JOHNSON, Dr SAMUEL (1709-1784, critic, poet and lexicographer)
Herman Liebert considered this 'the most powerful of all the Reynolds portraits of Johnson' and recalls Boswell's remark that 'His countenance was of the nature of...an ancient statue.'
The original portrait was painted and first exhibited in 1770 together with Reynolds's portrait of Goldsmith. They were both purchased by the third Duke of Dorset and have remained at Knowle ever since. The posing of Johnson's hands has been the subject of debate. Reynolds himself noticed that when 'Johnson was left out of the conversation, either from his deafness or from whatever cause, he remained but a few minutes without speaking or listening. His mind appeared to be preying on itself; he fell into a reverie accompanied with strange antic gesticulations.' Reynolds's sister, Frances, also noticed that: 'as for his gestures with his hands, they were equally strange, sometimes he would hold them up with some of his fingers bent, as if he had been seized with the cramp, and sometimes at his Brest in motion like those of a jockey on full speed; and often would he lift them up as high as he could stretch over his head, for some minutes.' On the other hand, David Piper and others saw the portrait as cast into a 'purely classic and heroic mould, minus wig and plus toga, a peripatetic philosopher, almost physically wrenching reason into words.' David Mannings believes that Reynolds combined both interpretations: 'an idealized likeness with a realistic but unflattering presentation of the hands.'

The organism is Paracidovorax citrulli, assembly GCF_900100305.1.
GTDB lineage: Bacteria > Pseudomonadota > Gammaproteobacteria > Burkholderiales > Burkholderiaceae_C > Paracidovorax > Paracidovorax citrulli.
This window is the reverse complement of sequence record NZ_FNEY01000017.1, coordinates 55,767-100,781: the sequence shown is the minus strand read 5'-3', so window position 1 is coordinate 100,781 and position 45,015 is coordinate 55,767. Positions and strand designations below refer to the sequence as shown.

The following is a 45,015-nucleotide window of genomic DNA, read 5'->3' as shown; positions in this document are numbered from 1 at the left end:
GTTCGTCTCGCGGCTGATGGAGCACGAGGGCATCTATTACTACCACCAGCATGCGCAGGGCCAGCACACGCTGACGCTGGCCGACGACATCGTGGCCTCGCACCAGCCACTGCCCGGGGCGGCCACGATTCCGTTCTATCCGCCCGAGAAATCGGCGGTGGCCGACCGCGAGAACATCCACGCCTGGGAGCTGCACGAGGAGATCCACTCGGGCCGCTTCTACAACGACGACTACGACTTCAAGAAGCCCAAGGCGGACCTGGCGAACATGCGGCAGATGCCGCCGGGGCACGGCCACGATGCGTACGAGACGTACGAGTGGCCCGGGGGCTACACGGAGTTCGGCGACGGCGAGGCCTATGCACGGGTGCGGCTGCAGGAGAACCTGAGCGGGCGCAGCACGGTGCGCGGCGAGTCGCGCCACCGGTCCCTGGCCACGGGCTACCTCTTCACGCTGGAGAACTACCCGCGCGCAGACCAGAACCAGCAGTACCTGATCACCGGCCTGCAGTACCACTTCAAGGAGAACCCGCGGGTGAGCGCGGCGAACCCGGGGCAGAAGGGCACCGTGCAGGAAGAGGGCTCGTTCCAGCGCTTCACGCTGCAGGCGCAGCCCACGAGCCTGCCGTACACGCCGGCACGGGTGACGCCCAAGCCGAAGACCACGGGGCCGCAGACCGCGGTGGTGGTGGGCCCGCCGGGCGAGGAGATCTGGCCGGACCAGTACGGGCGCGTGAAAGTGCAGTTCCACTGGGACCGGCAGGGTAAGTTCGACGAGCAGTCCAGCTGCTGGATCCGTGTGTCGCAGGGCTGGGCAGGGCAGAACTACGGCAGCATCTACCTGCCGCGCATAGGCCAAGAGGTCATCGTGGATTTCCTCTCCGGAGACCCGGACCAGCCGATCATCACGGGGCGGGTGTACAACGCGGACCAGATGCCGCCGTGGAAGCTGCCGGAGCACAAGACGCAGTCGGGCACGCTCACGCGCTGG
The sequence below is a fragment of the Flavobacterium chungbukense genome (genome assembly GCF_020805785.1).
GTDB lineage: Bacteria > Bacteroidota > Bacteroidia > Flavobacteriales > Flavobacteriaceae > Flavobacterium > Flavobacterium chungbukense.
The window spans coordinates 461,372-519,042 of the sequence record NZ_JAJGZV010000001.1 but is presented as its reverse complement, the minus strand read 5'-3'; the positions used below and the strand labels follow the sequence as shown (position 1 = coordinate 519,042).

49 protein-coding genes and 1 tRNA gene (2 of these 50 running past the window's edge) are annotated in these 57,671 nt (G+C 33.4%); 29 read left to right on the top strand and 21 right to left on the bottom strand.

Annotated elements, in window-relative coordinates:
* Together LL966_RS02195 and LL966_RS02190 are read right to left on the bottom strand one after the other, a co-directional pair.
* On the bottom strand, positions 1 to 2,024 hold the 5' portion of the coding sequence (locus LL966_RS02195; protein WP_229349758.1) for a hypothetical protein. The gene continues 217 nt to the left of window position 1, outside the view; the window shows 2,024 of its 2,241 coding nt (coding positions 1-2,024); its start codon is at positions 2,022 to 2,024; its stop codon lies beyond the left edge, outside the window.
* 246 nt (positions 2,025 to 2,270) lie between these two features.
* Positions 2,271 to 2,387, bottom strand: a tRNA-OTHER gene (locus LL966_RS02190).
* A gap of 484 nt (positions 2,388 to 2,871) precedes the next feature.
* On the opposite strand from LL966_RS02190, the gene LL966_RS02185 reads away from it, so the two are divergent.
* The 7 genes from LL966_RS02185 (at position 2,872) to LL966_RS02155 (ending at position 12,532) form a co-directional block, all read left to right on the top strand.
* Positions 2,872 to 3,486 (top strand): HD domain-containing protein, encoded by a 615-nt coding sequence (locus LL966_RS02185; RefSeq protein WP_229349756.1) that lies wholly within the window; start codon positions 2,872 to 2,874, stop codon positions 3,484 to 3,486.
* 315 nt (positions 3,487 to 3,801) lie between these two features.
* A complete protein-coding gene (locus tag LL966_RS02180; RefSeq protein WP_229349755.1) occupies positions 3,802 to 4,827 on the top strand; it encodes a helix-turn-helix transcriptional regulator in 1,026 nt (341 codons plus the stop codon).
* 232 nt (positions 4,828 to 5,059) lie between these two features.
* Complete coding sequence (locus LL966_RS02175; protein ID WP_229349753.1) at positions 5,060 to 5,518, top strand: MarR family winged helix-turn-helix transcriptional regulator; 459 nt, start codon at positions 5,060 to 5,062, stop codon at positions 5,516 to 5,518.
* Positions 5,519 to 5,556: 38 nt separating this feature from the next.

A replica was sent to Johnson's step-daughter, Lucy Porter, at Lichfield, and when Johnson visited the city of his birth in 1771 he wrote to Reynolds: 'When I came to Lichfield, I found my portrait had been much visited and much admired. Every man has a lurking wish to appear considerable in his native place, and I was pleased with the dignity conferred by such a testimony of your regard.'
Both examples of the portrait, that at Knowle and Lucy Porter's, now at Harvard, are in poor condition; the first having the face cracked and the shadows damaged by bitumen; the second being over-zealously restored. This is a case where the mezzotint retains details lost in the original painting. James Watson inherited Macardell's role as principal engraver to Reynolds in 1765 and made 60 plates of his work.
REFERENCES: Chaloner Smith 82; Goodwin - James Watson 70; Hamilton p.41; O'Donoghue 650/36; David Mannings, Sir Joshua Reynolds: A Complete Catalogue of his Paintings, 2000; Herman Liebert, 'Portraits of the Author: Lifetime Likenesses of Samuel Johnson', English Portraits of the Seventeenth and Eighteenth Centuries (Papers read at a Clark Library Seminar, 14 April 1973), UCLA, 1974; K.K. Yung and others, Samuel Johnson, 1709-1784, 1984; Oxford Dictionary of National Biography, 2004.